If you’re thinking about getting a pet cockatiel, the first thing you need to know is how to tell the age of a cockatiel.
You can tell how old a cockatiel is based on how it looks, how its feathers have been developing, and common signs of aging birds such as wear and tear on the feet and claws.
The best age to adopt a pet cockatiel is 12 months or later to ensure that you’re getting a bird that’s mature enough to be on its own.
Cockatiels are incredibly social birds and they can even learn to mimic human speech over time.
Male cockatiels are especially vocal and it’s common for them to learn everything from phrases in human languages to whistling along to your favorite songs. Cockatiels develop close personal bonds with people around them and are very social animals.
The older your cockatiel gets, the more personality it’s going to show. Just like people, cockatiels develop more of a sense of who they are the older they get.
This is why you should look for more mature cockatiels when you’re looking for a pet. Here’s what you need to know to tell the age of a cockatiel.
How To Tell The Age Of A Cockatiel!
Learning how to tell the age of a cockatiel can be a challenging task. This is because unless you have the cockatiel since it hatched, it’s nearly impossible to tell the exact age of this particular type of bird.
However, there are ways to tell the general age of a cockatiel based on its physical maturity, it’s characteristics like its beak and tail feathers, and even its personality characteristics can give you a hint at how old the bird is.
Let’s take a look at some of the physical and personality characteristics that can tell you how old a cockatiel is.
Let’s start off our discussion by talking about what makes a young cockatiel look so young in the first place. There are a few physical characteristics that only young cockatiels ever exhibit.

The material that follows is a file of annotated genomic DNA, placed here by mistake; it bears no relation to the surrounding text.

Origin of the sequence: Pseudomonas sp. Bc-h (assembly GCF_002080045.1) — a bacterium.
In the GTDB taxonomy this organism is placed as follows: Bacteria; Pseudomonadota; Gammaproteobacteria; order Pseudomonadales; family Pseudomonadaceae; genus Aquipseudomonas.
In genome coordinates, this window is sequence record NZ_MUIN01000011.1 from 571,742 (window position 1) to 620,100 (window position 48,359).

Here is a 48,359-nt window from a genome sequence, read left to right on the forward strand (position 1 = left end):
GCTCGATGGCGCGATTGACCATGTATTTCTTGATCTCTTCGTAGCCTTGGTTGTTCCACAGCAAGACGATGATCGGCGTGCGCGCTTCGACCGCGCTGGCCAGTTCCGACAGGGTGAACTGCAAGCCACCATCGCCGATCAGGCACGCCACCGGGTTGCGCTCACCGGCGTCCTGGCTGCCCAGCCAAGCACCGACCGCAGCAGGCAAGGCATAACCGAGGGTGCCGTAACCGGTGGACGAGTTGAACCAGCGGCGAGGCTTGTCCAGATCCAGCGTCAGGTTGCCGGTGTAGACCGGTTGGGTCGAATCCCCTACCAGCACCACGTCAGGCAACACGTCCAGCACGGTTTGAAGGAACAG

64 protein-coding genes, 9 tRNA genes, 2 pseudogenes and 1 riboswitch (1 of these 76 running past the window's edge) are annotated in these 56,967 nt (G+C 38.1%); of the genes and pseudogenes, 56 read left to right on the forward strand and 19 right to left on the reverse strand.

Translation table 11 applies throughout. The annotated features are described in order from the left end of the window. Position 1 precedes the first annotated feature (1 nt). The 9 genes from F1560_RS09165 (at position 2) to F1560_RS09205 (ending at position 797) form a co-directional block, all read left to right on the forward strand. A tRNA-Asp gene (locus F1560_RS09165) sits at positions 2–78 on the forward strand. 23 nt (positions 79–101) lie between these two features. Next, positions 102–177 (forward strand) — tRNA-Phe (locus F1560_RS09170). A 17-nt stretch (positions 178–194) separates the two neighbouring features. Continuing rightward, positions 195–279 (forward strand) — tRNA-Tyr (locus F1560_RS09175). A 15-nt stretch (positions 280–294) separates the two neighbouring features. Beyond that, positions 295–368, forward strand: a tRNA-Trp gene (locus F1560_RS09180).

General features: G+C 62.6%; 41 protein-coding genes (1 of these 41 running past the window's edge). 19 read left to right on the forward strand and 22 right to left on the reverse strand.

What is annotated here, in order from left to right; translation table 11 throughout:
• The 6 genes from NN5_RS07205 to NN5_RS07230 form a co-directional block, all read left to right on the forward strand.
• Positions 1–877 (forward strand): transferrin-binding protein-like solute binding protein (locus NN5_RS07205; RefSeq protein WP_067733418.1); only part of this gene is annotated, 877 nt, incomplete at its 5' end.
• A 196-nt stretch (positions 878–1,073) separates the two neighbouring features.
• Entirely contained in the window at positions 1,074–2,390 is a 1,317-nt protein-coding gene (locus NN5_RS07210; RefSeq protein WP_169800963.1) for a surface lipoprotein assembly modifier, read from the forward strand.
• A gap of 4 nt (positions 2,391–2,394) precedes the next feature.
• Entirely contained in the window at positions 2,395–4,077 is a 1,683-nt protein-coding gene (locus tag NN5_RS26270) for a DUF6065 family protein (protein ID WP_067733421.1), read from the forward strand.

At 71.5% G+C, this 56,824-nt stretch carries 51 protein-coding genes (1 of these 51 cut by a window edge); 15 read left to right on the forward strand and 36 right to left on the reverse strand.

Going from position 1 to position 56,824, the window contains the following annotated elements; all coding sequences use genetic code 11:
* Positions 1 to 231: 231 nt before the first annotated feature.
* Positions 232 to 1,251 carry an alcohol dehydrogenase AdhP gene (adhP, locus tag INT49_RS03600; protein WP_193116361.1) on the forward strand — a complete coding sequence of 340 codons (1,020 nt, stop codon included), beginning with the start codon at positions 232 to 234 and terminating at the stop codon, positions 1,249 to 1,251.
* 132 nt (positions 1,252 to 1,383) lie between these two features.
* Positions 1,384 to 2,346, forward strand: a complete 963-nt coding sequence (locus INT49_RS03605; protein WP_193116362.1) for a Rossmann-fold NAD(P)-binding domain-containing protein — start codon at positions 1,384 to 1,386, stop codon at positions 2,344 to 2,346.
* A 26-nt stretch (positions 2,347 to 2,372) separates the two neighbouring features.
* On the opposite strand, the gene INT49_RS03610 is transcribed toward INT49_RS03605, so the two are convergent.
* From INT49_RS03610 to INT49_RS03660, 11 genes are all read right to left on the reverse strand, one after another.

Young cockatiels tend to have shorter feathers around their beaks which tend to make their beaks look more pronounced, they have larger eyes compared to the size of their head, and they tend to have shorter tail feathers as well as a shorter crest on the top of their head.
Older cockatiels have fuzzy feathers on their face which makes the beak look a little buried then all that fuzz, their eyes also look smaller when compared to the overall size of their heads, and the last thing you can look for to see if your cockatiel is older is the length of the tail feathers compared to the body as well as the length of the crest on the top of the head.
There are some personality characteristics that can help you determine how old your cockatiel is. When cockatiels reach maturity, especially in males, they have some unique behavioral changes that are very easy to spot.
Male cockatiels reach maturity sometime around six months old and they show a few personality changes including being more vocal and hopping up and down to attract mates.
Female cockatiels can start to exhibit a behavior known as brooding where they will begin to build nests in the expectation that they will soon be laying eggs and raising cockatiels of their own.